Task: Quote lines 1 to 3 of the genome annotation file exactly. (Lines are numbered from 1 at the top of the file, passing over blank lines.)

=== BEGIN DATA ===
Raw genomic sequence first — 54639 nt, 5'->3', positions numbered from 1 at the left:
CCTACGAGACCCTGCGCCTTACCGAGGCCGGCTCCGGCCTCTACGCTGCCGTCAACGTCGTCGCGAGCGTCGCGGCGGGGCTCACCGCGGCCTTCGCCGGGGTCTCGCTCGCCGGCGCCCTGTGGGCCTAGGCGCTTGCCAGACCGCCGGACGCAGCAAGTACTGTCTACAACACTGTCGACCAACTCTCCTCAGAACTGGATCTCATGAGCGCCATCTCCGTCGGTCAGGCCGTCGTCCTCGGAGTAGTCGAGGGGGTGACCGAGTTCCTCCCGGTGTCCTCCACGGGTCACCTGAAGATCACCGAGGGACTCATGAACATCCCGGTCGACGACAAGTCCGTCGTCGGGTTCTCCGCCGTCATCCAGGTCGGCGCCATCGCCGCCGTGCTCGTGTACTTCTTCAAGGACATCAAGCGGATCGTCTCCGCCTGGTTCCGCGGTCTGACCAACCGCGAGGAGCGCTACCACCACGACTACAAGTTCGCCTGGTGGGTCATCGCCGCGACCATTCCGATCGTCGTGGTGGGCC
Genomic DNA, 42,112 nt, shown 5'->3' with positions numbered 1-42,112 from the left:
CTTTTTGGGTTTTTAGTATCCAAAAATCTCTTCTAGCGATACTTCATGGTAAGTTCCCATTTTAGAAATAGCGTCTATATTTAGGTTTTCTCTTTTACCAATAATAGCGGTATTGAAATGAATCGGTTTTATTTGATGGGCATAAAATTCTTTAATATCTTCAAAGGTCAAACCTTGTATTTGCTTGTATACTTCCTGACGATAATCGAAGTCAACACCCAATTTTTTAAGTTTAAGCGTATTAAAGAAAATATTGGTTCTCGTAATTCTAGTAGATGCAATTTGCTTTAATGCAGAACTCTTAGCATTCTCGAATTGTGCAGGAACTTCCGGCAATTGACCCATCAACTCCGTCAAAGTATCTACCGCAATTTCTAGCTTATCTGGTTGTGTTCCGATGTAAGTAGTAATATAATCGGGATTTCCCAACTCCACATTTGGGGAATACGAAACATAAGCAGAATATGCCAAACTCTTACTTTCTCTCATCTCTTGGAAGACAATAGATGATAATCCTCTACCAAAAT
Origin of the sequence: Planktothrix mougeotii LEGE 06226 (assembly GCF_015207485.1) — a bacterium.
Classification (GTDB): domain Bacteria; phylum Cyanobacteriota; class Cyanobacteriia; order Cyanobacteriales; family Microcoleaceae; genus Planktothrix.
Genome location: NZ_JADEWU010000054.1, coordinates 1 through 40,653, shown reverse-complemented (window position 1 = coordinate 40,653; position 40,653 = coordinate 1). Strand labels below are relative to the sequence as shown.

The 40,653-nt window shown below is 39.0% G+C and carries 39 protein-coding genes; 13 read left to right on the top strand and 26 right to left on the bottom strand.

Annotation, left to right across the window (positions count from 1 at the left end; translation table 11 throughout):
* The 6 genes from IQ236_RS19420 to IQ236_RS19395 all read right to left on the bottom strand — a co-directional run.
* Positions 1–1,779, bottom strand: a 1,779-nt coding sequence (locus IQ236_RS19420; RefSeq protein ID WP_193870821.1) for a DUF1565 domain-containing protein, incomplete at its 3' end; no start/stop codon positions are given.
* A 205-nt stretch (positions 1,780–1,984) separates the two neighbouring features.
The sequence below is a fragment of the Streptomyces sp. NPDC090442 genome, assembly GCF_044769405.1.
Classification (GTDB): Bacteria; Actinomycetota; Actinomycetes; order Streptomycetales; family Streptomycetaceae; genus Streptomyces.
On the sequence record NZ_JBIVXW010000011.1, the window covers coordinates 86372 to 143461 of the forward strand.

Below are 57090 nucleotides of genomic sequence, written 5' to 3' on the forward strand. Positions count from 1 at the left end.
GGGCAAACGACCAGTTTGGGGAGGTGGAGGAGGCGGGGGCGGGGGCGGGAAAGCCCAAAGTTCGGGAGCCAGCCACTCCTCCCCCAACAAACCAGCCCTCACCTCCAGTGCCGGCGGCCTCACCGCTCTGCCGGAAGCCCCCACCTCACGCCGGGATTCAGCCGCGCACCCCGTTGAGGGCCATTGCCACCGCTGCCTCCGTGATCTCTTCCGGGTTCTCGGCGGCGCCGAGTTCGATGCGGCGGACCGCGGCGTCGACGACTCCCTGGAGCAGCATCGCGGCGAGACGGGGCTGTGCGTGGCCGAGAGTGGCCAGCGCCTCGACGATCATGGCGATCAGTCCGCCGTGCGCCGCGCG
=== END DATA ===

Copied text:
Raw genomic sequence first — 54639 nt, 5'->3', positions numbered from 1 at the left:
CCTACGAGACCCTGCGCCTTACCGAGGCCGGCTCCGGCCTCTACGCTGCCGTCAACGTCGTCGCGAGCGTCGCGGCGGGGCTCACCGCGGCCTTCGCCGGGGTCTCGCTCGCCGGCGCCCTGTGGGCCTAGGCGCTTGCCAGACCGCCGGACGCAGCAAGTACTGTCTACAACACTGTCGACCAACTCTCCTCAGAACTGGATCTCATGAGCGCCATCTCCGTCGGTCAGGCCGTCGTCCTCGGAGTAGTCGAGGGGGTGACCGAGTTCCTCCCGGTGTCCTCCACGGGTCACCTGAAGATCACCGAGGGACTCATGAACATCCCGGTCGACGACAAGTCCGTCGTCGGGTTCTCCGCCGTCATCCAGGTCGGCGCCATCGCCGCCGTGCTCGTGTACTTCTTCAAGGACATCAAGCGGATCGTCTCCGCCTGGTTCCGCGGTCTGACCAACCGCGAGGAGCGCTACCACCACGACTACAAGTTCGCCTGGTGGGTCATCGCCGCGACCATTCCGATCGTCGTGGTGGGCC
Genomic DNA, 42,112 nt, shown 5'->3' with positions numbered 1-42,112 from the left: